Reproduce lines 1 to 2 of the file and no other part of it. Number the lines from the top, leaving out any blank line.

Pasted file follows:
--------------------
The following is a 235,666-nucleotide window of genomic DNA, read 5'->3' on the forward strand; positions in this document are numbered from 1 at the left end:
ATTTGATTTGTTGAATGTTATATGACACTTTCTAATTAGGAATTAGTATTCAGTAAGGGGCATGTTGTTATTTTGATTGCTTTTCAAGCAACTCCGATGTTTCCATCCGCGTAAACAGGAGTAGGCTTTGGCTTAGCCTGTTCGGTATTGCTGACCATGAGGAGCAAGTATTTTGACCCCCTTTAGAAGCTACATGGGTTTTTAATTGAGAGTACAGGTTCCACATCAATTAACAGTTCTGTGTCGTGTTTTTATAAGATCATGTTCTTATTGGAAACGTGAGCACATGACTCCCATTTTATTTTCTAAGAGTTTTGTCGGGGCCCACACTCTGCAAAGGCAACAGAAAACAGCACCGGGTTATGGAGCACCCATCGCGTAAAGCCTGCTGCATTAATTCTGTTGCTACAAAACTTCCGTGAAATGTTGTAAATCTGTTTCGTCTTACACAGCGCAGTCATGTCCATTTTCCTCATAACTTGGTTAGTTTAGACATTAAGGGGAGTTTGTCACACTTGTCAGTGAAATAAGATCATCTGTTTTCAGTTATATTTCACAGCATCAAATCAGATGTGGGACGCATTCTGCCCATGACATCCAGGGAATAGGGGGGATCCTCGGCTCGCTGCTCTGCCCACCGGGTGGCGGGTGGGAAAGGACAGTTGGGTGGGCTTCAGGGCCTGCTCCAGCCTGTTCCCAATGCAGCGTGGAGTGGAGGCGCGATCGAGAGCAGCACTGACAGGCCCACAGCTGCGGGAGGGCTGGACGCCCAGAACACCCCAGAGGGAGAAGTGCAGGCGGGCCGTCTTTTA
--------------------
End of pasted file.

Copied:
The following is a 235,666-nucleotide window of genomic DNA, read 5'->3' on the forward strand; positions in this document are numbered from 1 at the left end:
ATTTGATTTGTTGAATGTTATATGACACTTTCTAATTAGGAATTAGTATTCAGTAAGGGGCATGTTGTTATTTTGATTGCTTTTCAAGCAACTCCGATGTTTCCATCCGCGTAAACAGGAGTAGGCTTTGGCTTAGCCTGTTCGGTATTGCTGACCATGAGGAGCAAGTATTTTGACCCCCTTTAGAAGCTACATGGGTTTTTAATTGAGAGTACAGGTTCCACATCAATTAACAGTTCTGTGTCGTGTTTTTATAAGATCATGTTCTTATTGGAAACGTGAGCACATGACTCCCATTTTATTTTCTAAGAGTTTTGTCGGGGCCCACACTCTGCAAAGGCAACAGAAAACAGCACCGGGTTATGGAGCACCCATCGCGTAAAGCCTGCTGCATTAATTCTGTTGCTACAAAACTTCCGTGAAATGTTGTAAATCTGTTTCGTCTTACACAGCGCAGTCATGTCCATTTTCCTCATAACTTGGTTAGTTTAGACATTAAGGGGAGTTTGTCACACTTGTCAGTGAAATAAGATCATCTGTTTTCAGTTATATTTCACAGCATCAAATCAGATGTGGGACGCATTCTGCCCATGACATCCAGGGAATAGGGGGGATCCTCGGCTCGCTGCTCTGCCCACCGGGTGGCGGGTGGGAAAGGACAGTTGGGTGGGCTTCAGGGCCTGCTCCAGCCTGTTCCCAATGCAGCGTGGAGTGGAGGCGCGATCGAGAGCAGCACTGACAGGCCCACAGCTGCGGGAGGGCTGGACGCCCAGAACACCCCAGAGGGAGAAGTGCAGGCGGGCCGTCTTTTA